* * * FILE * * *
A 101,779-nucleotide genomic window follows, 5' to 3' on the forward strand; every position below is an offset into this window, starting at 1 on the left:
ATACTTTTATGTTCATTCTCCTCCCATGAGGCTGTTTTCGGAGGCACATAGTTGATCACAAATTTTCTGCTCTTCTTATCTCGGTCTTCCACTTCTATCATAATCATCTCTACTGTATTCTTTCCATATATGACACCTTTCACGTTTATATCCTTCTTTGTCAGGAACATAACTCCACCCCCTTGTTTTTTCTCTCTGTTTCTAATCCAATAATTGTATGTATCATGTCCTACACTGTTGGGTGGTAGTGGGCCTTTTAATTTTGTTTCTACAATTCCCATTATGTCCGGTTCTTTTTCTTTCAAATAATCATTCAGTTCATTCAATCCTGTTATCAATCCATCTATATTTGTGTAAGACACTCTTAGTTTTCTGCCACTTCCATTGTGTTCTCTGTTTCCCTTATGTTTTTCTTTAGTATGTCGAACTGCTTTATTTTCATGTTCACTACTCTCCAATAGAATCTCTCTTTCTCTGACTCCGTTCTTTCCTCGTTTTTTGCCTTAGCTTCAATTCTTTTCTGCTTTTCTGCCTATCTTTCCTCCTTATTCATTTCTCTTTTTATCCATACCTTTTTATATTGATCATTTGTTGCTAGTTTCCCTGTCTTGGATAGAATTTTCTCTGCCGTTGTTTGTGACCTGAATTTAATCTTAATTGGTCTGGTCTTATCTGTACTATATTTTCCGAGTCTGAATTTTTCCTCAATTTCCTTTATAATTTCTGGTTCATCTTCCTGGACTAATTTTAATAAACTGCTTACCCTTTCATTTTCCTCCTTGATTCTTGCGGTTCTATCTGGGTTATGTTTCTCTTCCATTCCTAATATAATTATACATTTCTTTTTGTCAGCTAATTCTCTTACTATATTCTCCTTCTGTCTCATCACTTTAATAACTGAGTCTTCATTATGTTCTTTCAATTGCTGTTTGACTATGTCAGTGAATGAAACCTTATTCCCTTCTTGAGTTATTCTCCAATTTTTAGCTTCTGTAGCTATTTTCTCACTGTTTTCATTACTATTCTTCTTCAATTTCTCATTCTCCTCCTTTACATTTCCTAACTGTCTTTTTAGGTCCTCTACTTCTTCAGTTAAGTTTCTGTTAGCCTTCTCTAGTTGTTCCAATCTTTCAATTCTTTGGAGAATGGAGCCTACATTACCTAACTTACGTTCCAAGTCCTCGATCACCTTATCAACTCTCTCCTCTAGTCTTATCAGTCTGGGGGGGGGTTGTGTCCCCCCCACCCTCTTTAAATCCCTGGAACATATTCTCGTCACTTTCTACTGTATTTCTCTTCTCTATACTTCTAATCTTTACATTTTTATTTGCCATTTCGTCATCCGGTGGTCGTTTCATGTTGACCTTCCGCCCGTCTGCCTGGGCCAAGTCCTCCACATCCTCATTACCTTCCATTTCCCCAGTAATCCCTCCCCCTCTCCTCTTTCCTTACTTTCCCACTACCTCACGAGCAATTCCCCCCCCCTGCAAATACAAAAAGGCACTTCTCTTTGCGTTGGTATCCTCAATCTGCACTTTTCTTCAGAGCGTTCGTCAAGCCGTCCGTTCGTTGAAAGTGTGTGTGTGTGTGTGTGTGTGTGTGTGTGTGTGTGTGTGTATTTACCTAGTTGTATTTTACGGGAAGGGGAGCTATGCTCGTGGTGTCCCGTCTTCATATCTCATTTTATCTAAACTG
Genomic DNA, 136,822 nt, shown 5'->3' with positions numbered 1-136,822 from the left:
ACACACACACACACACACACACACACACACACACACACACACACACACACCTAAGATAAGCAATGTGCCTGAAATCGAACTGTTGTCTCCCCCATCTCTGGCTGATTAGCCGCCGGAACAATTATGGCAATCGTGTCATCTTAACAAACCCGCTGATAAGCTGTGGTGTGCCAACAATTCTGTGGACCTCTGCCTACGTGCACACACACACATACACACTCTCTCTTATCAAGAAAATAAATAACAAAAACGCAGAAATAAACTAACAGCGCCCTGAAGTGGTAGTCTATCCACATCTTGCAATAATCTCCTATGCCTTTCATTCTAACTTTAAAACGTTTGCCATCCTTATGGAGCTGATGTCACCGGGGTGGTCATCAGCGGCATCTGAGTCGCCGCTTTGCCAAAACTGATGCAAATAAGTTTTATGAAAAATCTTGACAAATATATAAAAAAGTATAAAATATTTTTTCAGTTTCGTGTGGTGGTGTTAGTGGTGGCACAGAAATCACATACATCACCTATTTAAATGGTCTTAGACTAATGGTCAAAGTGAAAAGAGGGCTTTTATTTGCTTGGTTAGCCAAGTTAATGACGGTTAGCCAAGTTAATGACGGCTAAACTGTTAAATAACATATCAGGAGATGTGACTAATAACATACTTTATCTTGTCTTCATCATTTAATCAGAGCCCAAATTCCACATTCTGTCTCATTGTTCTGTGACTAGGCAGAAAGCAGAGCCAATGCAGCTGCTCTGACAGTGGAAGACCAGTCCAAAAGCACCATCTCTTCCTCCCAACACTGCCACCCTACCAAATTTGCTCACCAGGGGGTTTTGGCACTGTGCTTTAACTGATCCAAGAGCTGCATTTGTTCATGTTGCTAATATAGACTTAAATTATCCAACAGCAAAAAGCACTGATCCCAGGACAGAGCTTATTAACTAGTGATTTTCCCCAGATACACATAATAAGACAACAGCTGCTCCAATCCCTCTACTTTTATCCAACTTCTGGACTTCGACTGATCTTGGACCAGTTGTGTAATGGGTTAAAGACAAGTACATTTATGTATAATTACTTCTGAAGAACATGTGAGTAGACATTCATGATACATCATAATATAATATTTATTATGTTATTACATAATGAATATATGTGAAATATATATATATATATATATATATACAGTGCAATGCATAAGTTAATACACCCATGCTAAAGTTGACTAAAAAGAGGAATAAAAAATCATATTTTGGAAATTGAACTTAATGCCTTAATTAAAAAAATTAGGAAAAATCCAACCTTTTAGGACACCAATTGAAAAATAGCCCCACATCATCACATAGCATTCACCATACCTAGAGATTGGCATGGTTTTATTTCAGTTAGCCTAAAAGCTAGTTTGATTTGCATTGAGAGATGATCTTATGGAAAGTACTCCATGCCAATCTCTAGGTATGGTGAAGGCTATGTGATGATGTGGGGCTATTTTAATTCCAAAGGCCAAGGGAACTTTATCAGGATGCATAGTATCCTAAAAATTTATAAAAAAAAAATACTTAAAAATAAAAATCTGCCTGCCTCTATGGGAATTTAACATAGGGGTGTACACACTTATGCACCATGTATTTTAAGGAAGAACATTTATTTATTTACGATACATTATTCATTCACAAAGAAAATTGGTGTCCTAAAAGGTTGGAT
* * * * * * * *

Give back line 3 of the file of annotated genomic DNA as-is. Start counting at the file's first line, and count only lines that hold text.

Genomic DNA, 136,822 nt, shown 5'->3' with positions numbered 1-136,822 from the left: